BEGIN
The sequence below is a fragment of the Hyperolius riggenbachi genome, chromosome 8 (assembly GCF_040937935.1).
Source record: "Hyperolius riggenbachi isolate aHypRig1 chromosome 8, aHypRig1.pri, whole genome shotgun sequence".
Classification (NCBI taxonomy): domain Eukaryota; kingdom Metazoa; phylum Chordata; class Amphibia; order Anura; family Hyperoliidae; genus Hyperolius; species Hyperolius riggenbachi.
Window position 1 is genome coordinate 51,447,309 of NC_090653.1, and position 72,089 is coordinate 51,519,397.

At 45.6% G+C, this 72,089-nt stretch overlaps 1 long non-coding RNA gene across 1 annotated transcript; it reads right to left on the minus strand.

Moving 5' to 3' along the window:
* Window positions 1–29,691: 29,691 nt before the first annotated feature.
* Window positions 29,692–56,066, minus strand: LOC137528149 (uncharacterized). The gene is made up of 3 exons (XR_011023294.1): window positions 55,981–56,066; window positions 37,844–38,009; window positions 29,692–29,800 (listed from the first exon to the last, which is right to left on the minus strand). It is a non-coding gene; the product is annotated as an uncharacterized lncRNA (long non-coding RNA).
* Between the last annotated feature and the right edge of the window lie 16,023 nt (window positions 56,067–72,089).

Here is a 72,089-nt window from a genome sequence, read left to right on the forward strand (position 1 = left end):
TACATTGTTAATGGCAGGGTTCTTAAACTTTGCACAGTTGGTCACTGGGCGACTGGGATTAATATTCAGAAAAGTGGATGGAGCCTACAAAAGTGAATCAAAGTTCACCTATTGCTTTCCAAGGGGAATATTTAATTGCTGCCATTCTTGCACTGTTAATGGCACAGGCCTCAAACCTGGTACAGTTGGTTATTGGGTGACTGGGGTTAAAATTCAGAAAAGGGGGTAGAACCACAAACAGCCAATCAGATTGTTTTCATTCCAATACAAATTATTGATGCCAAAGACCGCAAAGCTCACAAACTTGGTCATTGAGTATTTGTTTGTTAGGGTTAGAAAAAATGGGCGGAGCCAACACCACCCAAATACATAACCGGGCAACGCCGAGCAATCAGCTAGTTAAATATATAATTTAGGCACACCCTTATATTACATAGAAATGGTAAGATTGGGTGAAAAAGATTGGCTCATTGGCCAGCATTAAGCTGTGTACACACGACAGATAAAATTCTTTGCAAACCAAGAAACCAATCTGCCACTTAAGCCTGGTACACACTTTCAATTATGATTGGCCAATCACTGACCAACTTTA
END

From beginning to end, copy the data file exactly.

The sequence below is a fragment of the Hyperolius riggenbachi genome, chromosome 8 (assembly GCF_040937935.1).
Source record: "Hyperolius riggenbachi isolate aHypRig1 chromosome 8, aHypRig1.pri, whole genome shotgun sequence".
Classification (NCBI taxonomy): domain Eukaryota; kingdom Metazoa; phylum Chordata; class Amphibia; order Anura; family Hyperoliidae; genus Hyperolius; species Hyperolius riggenbachi.
Window position 1 is genome coordinate 51,447,309 of NC_090653.1, and position 72,089 is coordinate 51,519,397.

At 45.6% G+C, this 72,089-nt stretch overlaps 1 long non-coding RNA gene across 1 annotated transcript; it reads right to left on the minus strand.

Moving 5' to 3' along the window:
* Window positions 1–29,691: 29,691 nt before the first annotated feature.
* Window positions 29,692–56,066, minus strand: LOC137528149 (uncharacterized). The gene is made up of 3 exons (XR_011023294.1): window positions 55,981–56,066; window positions 37,844–38,009; window positions 29,692–29,800 (listed from the first exon to the last, which is right to left on the minus strand). It is a non-coding gene; the product is annotated as an uncharacterized lncRNA (long non-coding RNA).
* Between the last annotated feature and the right edge of the window lie 16,023 nt (window positions 56,067–72,089).

Here is a 72,089-nt window from a genome sequence, read left to right on the forward strand (position 1 = left end):
TACATTGTTAATGGCAGGGTTCTTAAACTTTGCACAGTTGGTCACTGGGCGACTGGGATTAATATTCAGAAAAGTGGATGGAGCCTACAAAAGTGAATCAAAGTTCACCTATTGCTTTCCAAGGGGAATATTTAATTGCTGCCATTCTTGCACTGTTAATGGCACAGGCCTCAAACCTGGTACAGTTGGTTATTGGGTGACTGGGGTTAAAATTCAGAAAAGGGGGTAGAACCACAAACAGCCAATCAGATTGTTTTCATTCCAATACAAATTATTGATGCCAAAGACCGCAAAGCTCACAAACTTGGTCATTGAGTATTTGTTTGTTAGGGTTAGAAAAAATGGGCGGAGCCAACACCACCCAAATACATAACCGGGCAACGCCGAGCAATCAGCTAGTTAAATATATAATTTAGGCACACCCTTATATTACATAGAAATGGTAAGATTGGGTGAAAAAGATTGGCTCATTGGCCAGCATTAAGCTGTGTACACACGACAGATAAAATTCTTTGCAAACCAAGAAACCAATCTGCCACTTAAGCCTGGTACACACTTTCAATTATGATTGGCCAATCACTGACCAACTTTA